The moon size illusion does not improve perceptual judgments.


Department of Psychological Sciences, Purdue University, 703 Third Street, West Lafayette, IN 47907-2004, USA. Electronic address: [Email]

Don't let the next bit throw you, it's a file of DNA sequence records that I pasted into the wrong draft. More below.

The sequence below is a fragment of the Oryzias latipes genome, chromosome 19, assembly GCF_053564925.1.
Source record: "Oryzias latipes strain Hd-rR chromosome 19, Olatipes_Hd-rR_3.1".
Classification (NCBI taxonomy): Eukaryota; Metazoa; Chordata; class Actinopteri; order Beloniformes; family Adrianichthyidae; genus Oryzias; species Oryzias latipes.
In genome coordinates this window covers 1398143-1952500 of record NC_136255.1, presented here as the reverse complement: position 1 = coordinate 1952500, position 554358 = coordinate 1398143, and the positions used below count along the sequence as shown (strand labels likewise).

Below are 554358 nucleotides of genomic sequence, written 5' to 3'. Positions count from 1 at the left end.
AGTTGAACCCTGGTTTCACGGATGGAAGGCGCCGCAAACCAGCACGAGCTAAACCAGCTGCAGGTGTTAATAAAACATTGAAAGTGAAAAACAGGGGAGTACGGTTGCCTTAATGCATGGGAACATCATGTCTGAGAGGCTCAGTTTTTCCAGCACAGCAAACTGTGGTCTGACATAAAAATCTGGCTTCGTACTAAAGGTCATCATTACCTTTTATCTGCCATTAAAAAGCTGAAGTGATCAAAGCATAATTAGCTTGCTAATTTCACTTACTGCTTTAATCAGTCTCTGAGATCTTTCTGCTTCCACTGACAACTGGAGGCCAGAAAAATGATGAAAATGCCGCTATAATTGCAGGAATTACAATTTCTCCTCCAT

Recent studies suggest that the accuracy of perceptual judgments can be influenced by the perceived illusory size of a stimulus, with judgments being more accurate for increased illusory size. This phenomenon seems consistent with recent neuroscientific findings that representations in early visual areas reflect the perceived (illusory) size of stimuli rather than the physical size. We further explored this idea with the moon illusion, in which the moon appears larger when it is close to the horizon and smaller when it is higher in the sky. Participants (n=230) adjusted the orientation of an image of the moon on a smartphone to match the perceived orientation of the moon in the sky. Contrary to previous studies that investigated accuracy and size illusions, we found slightly lower perceptual judgment accuracy when the moon appeared large (close to the horizon) compared to when it appeared small (high in the sky).

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